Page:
BlackBerry MDS Connection Service

The BlackBerry MDS Connection Service controls the flow of data that is sent to the BlackBerry device. This flow control allows the BlackBerry MDS Connection Service to minimize the amount of data that is sent over the wireless network, and can help to reduce the impact of pushing data to BlackBerry devices that are out of network coverage, turned off, or otherwise unavailable.

Controlling the flow of data

The BlackBerry MDS Connection Service sends data to each BlackBerry device specified in the push request as a series of packets. To control the flow of pushed data, the BlackBerry MDS Connection Service initially sends a maximum of five packets. The BlackBerry MDS Connection Service doesn't send additional packets until the BlackBerry device returns an acknowledgment that the initial packets were received.

If the BlackBerry MDS Connection Service is unable to immediately deliver the packets to a BlackBerry device (for example, because the BlackBerry device is outside a network coverage area or is turned off), the packets are queued, and the BlackBerry MDS Connection Service attempts to resend them later. If the BlackBerry MDS Connection Service is unable to deliver the packets before the flow control timeout is reached, then the packets are removed from the queue, and the push request is considered unsuccessful for the device. By default, the flow control timeout is 10 minutes.

Changing the size of packets and flow control timeout

BlackBerry Enterprise Service administrators can change the default size of the data packets and the default flow control timeout. Increasing the default size of the data packets requires more memory to store data in the queue, which can impact the performance of the BlackBerry MDS Connection Service. Increasing the flow control timeout means that push requests will be queued in memory longer.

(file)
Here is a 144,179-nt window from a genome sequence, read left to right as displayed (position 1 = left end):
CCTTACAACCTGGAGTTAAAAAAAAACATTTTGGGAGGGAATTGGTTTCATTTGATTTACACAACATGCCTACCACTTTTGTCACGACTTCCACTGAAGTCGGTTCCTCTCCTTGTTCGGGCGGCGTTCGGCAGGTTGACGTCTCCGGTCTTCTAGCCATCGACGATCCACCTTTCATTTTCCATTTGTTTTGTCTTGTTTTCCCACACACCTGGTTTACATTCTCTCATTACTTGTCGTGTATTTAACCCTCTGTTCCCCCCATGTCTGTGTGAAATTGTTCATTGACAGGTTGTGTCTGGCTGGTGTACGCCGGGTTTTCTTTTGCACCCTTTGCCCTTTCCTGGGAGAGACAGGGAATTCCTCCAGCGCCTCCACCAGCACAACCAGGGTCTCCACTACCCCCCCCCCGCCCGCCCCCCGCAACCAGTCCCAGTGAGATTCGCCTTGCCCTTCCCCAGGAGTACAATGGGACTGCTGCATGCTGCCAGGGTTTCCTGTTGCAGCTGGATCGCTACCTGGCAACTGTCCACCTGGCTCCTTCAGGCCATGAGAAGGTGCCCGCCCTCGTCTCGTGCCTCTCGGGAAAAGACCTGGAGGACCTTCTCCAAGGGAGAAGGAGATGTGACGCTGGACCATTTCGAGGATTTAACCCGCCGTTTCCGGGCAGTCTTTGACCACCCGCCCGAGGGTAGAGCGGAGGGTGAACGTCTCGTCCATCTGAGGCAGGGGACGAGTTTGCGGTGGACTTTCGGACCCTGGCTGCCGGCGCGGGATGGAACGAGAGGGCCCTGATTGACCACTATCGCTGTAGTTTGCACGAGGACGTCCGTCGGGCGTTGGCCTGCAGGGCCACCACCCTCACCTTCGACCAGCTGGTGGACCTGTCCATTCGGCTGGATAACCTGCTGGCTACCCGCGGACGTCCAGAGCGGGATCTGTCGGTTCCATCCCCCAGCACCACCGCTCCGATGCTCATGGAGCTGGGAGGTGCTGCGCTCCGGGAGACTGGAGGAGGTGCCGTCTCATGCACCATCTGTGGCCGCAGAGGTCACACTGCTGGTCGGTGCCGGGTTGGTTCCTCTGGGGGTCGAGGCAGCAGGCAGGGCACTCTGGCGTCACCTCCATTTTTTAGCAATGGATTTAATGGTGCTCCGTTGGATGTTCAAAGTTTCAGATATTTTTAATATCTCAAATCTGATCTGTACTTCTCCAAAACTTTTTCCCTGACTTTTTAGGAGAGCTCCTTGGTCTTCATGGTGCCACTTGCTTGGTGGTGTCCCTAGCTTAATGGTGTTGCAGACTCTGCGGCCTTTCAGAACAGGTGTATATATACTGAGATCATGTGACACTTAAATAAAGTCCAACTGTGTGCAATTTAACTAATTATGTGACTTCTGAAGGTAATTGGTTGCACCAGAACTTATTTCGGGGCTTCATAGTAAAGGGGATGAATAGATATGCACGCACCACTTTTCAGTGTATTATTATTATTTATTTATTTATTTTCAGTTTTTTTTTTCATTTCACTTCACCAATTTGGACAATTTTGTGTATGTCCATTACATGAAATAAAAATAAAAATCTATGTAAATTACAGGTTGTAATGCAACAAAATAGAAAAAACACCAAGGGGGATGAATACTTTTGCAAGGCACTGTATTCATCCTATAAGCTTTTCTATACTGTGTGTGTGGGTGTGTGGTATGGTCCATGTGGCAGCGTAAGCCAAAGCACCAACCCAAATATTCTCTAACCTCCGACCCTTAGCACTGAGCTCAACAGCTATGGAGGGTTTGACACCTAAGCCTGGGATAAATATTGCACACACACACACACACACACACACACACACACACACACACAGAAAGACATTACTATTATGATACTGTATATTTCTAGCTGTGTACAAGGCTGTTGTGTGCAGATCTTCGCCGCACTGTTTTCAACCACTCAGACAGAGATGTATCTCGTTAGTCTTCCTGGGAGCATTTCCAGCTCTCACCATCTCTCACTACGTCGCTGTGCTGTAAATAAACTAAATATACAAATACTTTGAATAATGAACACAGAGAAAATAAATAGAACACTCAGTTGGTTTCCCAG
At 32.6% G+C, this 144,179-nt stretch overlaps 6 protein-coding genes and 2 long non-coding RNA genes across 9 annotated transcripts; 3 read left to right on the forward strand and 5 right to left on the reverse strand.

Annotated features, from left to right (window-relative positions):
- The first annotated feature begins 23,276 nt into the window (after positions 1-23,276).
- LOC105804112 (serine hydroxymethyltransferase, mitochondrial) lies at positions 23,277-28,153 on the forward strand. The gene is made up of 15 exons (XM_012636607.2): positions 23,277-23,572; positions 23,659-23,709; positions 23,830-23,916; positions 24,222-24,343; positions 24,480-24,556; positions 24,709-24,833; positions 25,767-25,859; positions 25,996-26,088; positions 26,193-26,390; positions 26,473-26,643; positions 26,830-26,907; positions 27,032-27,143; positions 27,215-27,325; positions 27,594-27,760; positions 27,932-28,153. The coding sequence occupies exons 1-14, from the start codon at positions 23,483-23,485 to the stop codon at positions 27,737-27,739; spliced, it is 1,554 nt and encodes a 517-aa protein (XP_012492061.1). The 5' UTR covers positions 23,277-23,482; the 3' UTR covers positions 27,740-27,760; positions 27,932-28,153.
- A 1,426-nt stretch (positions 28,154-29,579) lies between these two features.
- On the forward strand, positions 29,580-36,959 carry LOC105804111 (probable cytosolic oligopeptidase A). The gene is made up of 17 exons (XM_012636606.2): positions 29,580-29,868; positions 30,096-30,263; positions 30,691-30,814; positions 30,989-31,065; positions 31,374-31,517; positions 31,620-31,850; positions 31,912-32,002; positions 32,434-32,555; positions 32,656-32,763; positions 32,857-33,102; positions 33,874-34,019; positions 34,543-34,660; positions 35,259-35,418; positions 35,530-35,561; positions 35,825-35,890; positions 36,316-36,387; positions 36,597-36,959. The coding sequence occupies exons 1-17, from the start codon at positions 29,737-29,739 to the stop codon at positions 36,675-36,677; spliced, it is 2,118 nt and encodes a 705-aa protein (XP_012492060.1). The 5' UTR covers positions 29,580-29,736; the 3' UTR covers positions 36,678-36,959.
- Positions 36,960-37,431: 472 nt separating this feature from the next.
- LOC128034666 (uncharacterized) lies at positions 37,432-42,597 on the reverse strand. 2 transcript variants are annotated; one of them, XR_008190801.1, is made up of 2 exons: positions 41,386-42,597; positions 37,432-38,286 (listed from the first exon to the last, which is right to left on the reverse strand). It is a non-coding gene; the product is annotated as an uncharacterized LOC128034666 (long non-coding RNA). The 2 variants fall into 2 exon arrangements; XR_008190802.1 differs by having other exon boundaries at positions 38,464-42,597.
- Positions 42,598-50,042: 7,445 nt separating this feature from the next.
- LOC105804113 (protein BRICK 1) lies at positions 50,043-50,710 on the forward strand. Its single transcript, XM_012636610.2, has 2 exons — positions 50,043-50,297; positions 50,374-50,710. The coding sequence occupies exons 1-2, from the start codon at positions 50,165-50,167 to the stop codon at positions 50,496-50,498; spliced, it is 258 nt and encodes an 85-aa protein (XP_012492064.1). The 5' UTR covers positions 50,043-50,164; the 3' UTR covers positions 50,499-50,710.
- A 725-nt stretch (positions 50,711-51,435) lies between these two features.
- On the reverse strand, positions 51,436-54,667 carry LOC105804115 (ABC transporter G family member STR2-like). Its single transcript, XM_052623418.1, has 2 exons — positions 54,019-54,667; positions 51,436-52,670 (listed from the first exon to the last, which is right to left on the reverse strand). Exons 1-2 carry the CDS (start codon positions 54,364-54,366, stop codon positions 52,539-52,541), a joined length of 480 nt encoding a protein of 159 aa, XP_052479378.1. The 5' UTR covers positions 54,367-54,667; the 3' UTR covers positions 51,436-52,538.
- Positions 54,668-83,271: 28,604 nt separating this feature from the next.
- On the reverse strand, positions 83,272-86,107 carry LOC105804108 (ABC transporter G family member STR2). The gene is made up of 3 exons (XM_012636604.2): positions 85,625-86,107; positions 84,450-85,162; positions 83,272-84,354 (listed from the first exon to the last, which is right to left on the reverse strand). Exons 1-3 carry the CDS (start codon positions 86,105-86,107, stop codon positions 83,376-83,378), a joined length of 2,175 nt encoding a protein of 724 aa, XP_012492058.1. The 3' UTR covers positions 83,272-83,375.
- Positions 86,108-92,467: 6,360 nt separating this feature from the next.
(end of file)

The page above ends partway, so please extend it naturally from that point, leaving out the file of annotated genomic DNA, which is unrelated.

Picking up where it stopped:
If the administrator limits the number of queued push connections, the push requests remain in the queue longer. This causes the BlackBerry MDS Connection Service to run out of available push connections, and could force the BlackBerry MDS Connection Service to deny future push requests.

Poke and pull

The push data limit is 8 KB, but you can use a poke and pull mechanism for any data over this limit. Poke and pull is a technique where an URL is pushed to the device in a very short message (poke), and the device fetches the data at the URL (pull). You can host unlimited data on the enterprise web servers to be fetched by the applications upon receiving the poke.

Supported push formats

The push format you use for push requests affects the format in which the delivery parameters are specified and how the data is packaged within the POST request.

The BlackBerry MDS Connection Service supports the following push formats.

PAP push format

The push request contains a MIME multipart message that includes two components: an XML-based PAP control entity that defines the delivery parameters, and the data to be pushed.

The PAP push format is an open standard developed by the Open Mobile Alliance. The BlackBerry MDS Connection Service supports the WAP PAP 2.0 standard.

BlackBerry push format

The push request sends the push data as a byte stream. The destination, based on parameters set by the ApplicationID, is specified within the URL of the push data. The destination users and other delivery parameters are specified in HTTP headers included with the request.

The BlackBerry push format is a proprietary push format supported exclusively by the BlackBerry MDS Connection Service and BlackBerry device.

Storing push requests

You can store push requests in the BlackBerry Configuration Database. Administrators can configure the storage settings for push requests that are stored in the BlackBerry Configuration Database. The settings include the maximum number and maximum age of push requests stored in the database. When you implement a push solution, you should develop standards for these configuration settings.

For more information about configuring the BlackBerry Configuration Database, see the BlackBerry Device Service Administration Guide.